What are we waiting for? In that very question lies the conundrum of Advent; namely that we have the patience to let the new song of hope and peace arise from within us, and that we stop waiting and start singing and working to build the beloved community.
Maybe what we are waiting for is that most authentic heart within ourselves, the one that is willing to risk incarnating hope, peace, love, and joy.
And for us Advent, this time of hopeful waiting, begins today, immediately following Thanksgiving. The Great Gratitude.
As we enter into this time of waiting with expectation I would like to ask you to think about these words written by a friend of a friend of mine, Esther Armstrong.
“This year I am struggling.
This year I am troubled.
For I believe that this season of Advent is calling me into
that which feels absurd, impossible, and even dangerous.
I am not waiting for the baby Jesus,
though that would be a lot more comfortable and safer.
But baby Jesus has already been born.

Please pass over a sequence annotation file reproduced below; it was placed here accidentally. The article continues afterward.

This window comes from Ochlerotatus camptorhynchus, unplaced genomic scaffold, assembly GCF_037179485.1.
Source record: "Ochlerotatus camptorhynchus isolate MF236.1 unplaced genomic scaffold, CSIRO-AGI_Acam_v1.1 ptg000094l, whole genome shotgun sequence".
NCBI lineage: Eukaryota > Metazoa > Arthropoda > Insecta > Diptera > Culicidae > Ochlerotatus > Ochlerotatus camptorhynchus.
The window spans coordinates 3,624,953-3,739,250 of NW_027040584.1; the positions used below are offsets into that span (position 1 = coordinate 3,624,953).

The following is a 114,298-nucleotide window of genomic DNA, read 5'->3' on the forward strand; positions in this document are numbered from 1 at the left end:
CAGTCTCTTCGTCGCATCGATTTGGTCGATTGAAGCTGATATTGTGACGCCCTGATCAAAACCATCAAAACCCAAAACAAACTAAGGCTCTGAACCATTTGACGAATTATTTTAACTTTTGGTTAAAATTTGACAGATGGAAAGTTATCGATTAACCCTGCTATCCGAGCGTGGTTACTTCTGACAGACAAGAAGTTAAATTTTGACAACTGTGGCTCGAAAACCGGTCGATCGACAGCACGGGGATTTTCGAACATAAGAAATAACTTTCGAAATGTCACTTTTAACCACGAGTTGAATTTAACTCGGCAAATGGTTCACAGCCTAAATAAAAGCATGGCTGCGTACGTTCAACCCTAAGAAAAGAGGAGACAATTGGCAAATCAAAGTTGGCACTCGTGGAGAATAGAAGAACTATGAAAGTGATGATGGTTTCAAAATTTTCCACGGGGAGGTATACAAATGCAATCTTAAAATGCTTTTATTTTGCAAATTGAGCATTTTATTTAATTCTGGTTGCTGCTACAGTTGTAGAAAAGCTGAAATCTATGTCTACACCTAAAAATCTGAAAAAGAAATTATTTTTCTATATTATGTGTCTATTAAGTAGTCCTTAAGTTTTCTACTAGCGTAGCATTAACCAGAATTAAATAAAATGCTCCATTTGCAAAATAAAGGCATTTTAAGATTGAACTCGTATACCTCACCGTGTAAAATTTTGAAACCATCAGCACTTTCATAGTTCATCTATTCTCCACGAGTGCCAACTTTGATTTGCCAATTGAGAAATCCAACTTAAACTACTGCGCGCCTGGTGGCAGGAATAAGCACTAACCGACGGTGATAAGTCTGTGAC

He grew up, died, and is risen among us
I am not waiting for the Kin-dom of God to come,
though it would be easier if waiting was all that is asked of me.
But it isn’t.
The Kin-dom of God is waiting for me,
and I suspect for you,
to take on more fully the character of Jesus.
This means I will:
Voluntarily relinquish my need to control
and my sense of entitlement.
Let go and be delivered of
my insatiable appetite for more
and my need for security.
I will seek to
Shine a light in the darkness
Put my life on the line
for peace, for the heart of democracy
The kin-dom of God is waiting for me,
and all God’s people,
to be non-violent, forgiving, honest,
humble, compassionate, and loving.
God is waiting for us.
And so this Advent I will pray for courage to “live” Jesus,
while I hold onto the promises that God has come,
God will come again,
God will bring deliverance and justice,
and the world will be born anew through God’s people.”
And so we say to Will Rogers, we are on the right track and we are moving.
And we say to Oliver Wendell Holmes, we found our ticket and we know the destination and we sing along with Curtis Mayfield, we are ready to get on board.
Let us take the risk of incarnation. Let us take the risk of being born again this year
in a new understanding of who we are and where we are going. Let us wait with expectation and with patience. And then get on board. A train platform is not a place to stop; it is a place to get going, toward the coming of the promised One.
Let us live adventually.
What do we do while we are waiting?
Love one another.
And oh yes, sing. Sing, a lot!